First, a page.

Apple DEP vulnerability lets attackers access orgs’ resources, info
An authentication weakness in Apple’s Device Enrollment Program (DEP) may allow attackers to enroll any device into an organization’s Mobile Device Management server and, consequently, to obtain privileged access to the private resources of an organization or even full VPN access to internal systems.
In addition to this, the provided DEP profile may contain information about the organization (email addresses, phone numbers) that could be used to mount successful social engineering attacks against company employees.
The vulnerability was discovered by Duo Security researchers while probing Apple DEP’s security.
“Our research focused on the details of how some of the undocumented DEP APIs work, specifically those that are used by Apple devices to communicate and enroll with the DEP service. Through this research, we found that because of the way DEP is implemented, it only uses a device’s serial number to authenticate to the service prior to enrolment,” James Barclay, Senior R&D Engineer at Duo Labs, explained.
“Also, while Apple’s MDM protocol supports user authentication prior to MDM enrollment, it does not require it – meaning many organizations are currently protecting device enrollment with the serial number alone.”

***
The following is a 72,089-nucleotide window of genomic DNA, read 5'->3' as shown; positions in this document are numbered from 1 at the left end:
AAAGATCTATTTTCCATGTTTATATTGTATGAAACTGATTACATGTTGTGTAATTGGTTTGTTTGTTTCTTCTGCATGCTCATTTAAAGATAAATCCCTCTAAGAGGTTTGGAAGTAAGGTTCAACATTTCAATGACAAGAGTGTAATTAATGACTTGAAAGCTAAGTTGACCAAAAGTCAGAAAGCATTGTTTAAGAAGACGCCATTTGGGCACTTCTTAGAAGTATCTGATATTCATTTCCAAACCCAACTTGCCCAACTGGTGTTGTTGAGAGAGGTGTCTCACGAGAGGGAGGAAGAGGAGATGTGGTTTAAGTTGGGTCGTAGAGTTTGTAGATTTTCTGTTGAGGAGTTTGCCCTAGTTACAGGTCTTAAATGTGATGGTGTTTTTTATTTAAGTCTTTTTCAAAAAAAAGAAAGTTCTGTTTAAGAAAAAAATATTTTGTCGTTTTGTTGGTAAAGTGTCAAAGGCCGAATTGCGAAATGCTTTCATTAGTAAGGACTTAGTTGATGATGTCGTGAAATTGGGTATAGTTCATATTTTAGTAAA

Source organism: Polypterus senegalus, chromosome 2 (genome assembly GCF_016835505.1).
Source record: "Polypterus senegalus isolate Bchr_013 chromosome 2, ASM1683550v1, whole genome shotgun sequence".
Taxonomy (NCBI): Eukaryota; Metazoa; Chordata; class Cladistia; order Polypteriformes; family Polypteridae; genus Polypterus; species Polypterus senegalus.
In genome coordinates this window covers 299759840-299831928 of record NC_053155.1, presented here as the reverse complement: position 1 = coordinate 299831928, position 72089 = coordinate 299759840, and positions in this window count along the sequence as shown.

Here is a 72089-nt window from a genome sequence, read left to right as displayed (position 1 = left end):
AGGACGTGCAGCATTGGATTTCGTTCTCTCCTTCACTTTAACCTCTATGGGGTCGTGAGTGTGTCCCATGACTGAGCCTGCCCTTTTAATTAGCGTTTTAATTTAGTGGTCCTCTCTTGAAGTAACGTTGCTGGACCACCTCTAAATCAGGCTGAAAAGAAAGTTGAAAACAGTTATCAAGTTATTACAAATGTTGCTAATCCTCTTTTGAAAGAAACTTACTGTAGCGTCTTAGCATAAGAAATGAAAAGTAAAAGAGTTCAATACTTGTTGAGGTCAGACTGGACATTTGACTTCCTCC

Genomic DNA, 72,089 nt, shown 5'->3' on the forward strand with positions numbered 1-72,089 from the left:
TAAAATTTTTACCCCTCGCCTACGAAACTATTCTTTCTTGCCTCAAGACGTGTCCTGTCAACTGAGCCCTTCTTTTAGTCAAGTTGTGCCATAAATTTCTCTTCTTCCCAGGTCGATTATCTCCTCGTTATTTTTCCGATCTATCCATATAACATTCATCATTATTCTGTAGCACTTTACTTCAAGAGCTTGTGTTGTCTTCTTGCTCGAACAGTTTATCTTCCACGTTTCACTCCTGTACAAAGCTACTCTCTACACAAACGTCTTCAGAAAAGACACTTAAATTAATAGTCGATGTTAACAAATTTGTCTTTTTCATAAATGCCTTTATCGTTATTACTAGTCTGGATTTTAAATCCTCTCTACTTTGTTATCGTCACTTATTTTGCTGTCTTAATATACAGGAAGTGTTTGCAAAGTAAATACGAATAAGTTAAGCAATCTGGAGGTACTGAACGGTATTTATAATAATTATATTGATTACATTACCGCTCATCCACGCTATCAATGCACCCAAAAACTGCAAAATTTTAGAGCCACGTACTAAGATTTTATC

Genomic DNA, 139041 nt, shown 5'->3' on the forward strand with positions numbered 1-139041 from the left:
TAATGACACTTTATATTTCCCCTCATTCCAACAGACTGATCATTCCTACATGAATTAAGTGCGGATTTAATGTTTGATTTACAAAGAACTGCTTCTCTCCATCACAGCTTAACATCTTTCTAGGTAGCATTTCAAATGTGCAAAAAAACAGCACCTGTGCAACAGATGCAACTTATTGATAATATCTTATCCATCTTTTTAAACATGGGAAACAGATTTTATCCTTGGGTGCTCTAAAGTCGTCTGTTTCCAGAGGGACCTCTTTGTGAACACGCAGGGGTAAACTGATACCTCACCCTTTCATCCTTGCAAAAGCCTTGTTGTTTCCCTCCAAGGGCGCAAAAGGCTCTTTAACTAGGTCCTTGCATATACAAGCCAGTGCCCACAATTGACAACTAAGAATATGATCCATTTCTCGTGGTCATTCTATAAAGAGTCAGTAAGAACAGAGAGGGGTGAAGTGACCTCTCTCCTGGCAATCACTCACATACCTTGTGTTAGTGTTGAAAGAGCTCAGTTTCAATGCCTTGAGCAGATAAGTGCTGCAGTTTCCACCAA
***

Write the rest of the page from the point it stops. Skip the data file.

Unfortunately, serial numbers of Apple devices are predictable and also often found online, and this info can be exploited to query the DEP APIs.
For those interested in an in-depth report about the vulnerability and the actual research that resulted in the discovery, Duo Security has released an extensive technical report.
“It’s impossible for us to know the full size or scope of devices that this DEP issue impacts, but every customer using Apple’s DEP service is affected. However, it’s worth remembering, not every Apple enterprise customer that deploys Apple devices in their corporate IT environment uses Apple’s DEP service,” Barclay noted.
Apple has, of course, been notified of the find earlier this year, but has yet to do something about it.
The researchers recommended that Apple add strong authentication of devices going throug the DEP enrolment process, rate-limit requests to the DEP APIs and limit the information returned by the API endpoints. Not relying on serial numbers as a sole authentication factor has also been put forward as a solution.
“In the meantime, Apple customers using DEP can protect themselves by requiring user authentication prior to MDM enrollment, or by not trusting devices simply because they’re enrolled in MDM,” Barclay concluded.